**** ROTATE **** **** ROTATE **** **** ROTATE **** **** ROTATE ****

Find this Story

Print, a form you can hold

Wireless download to your Amazon Kindle

Look for a summary or analysis of this Story.

Enjoy this? Share it!


The Caliph Stork
by [?]

The Caliph also stopped, and very plainly heard a low sobbing that seemed to proceed from a human being, rather than from an animal. Full of curiosity, he was about to approach the place whence the sounds came, when the Vizier caught him by the wing with his bill, and begged him most earnestly not to plunge into new and unknown dangers. All in vain! for the Caliph, who even under a stork’s wing, carried a stout heart, tore himself away with the loss of a few feathers, and hastened into a dark passage. He shortly came to a door, through which he plainly heard sighs intermingled with low groans. He pushed open the door with his bill, but remained standing on the threshold in surprise.

In the ruined room, lighted but dimly by a small lattice window, he saw a large owl sitting on the floor. Large tears fell from its great round eyes, while in passionate tones it poured forth its complaints from its curved beak. But when the owl saw the Caliph and his Vizier, who by this time had stolen up, it raised a loud cry of joy. Daintily brushing the tears from its eyes with the brown spotted wings, it exclaimed in pure human Arabic, to the wonder of the listeners:

“Welcome, storks! You are a good omen, as it was once prophecied that storks would be the bearers of good fortune to me.”

As soon as the Caliph had sufficiently recovered from his astonishment, he made a bow with his long neck, brought his slender feet into a graceful position, and said–

“O owl of the night! from your words I believe I see in you a companion in misfortune. But, alas! Your hope that we can give you relief is doomed to disappointment. You will yourself appreciate our helplessness when you have heard our story.”

The owl requested him to relate it; which the Caliph did, just as we have heard it.


When the Caliph had concluded his story, the owl thanked him, and said:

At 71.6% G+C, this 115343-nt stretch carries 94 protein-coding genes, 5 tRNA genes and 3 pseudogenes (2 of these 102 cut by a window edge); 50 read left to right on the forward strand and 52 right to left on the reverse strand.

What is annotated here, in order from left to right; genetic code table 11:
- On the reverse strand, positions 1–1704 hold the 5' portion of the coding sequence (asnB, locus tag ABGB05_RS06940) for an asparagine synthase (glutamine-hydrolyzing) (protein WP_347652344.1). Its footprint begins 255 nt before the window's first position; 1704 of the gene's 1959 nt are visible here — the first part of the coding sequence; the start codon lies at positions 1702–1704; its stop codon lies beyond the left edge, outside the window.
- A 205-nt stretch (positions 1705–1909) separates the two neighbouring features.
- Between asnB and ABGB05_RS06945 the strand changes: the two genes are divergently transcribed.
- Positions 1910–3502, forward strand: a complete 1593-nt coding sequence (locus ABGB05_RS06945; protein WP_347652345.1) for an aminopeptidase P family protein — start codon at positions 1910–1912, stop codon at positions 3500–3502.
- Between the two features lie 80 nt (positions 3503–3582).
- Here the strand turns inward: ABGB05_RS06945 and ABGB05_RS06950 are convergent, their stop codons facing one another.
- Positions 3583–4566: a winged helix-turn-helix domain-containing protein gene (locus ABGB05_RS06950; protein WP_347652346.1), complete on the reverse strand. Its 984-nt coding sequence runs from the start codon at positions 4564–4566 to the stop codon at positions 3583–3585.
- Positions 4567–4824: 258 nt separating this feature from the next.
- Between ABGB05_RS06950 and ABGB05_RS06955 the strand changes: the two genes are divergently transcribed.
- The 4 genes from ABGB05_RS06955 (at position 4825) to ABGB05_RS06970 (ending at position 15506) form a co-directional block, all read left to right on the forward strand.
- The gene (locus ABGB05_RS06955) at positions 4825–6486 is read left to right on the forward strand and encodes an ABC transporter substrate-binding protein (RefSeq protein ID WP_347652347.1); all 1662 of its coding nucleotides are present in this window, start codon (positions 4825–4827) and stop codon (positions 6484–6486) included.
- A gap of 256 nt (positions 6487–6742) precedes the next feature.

“Listen also to my tale, and learn that I am not less unfortunate than yourself. My father is king of India. I, his only and unhappy daughter, am named Lusa. That same Sorcerer, Kaschnur, who transformed you, plunged me also into misery. One day he came to my father and demanded me in marriage for his son Mizra. But my father, who is a quick tempered man, had him thrown down-stairs. The wretch found means, by assuming other forms, of approaching me; and one day, as I was taking the air in my garden, he appeared, dressed as a slave, and handed me a drink that changed me into this horrible shape. He brought me here senseless from fright, and shouted in my ears with a terrible voice: ‘Here you shall remain, ugly, despised by every creature, until death; or till some man voluntarily offers to marry you in your present form! Thus do I revenge myself on you and your proud father!’ Since then many months have passed. Lonely and sad, I live as a hermit within these walls, abhorred by the world, despised even by animals, shut out from all enjoyment of the beauties of nature, as I am blind by day, and only at night, when the moon sheds its pale light over these walls, does the veil fall from my eyes.”

The owl finished her story, and once more brushed away with her wing the tears which the recital of her sufferings had caused.

The Caliph was sunk in deep thought over the story of the Princess.

“Unless I am greatly in error,” said he, “there is a hidden connection between our misfortunes; but where shall I find the key to this riddle?”

“O, Sire,” the owl replied, “I suspect that too, for when I was a little child it was foretold me by a soothsayer that a stork would sometime bring me great good fortune. And I think I know a way by which we can accomplish our own rescue.”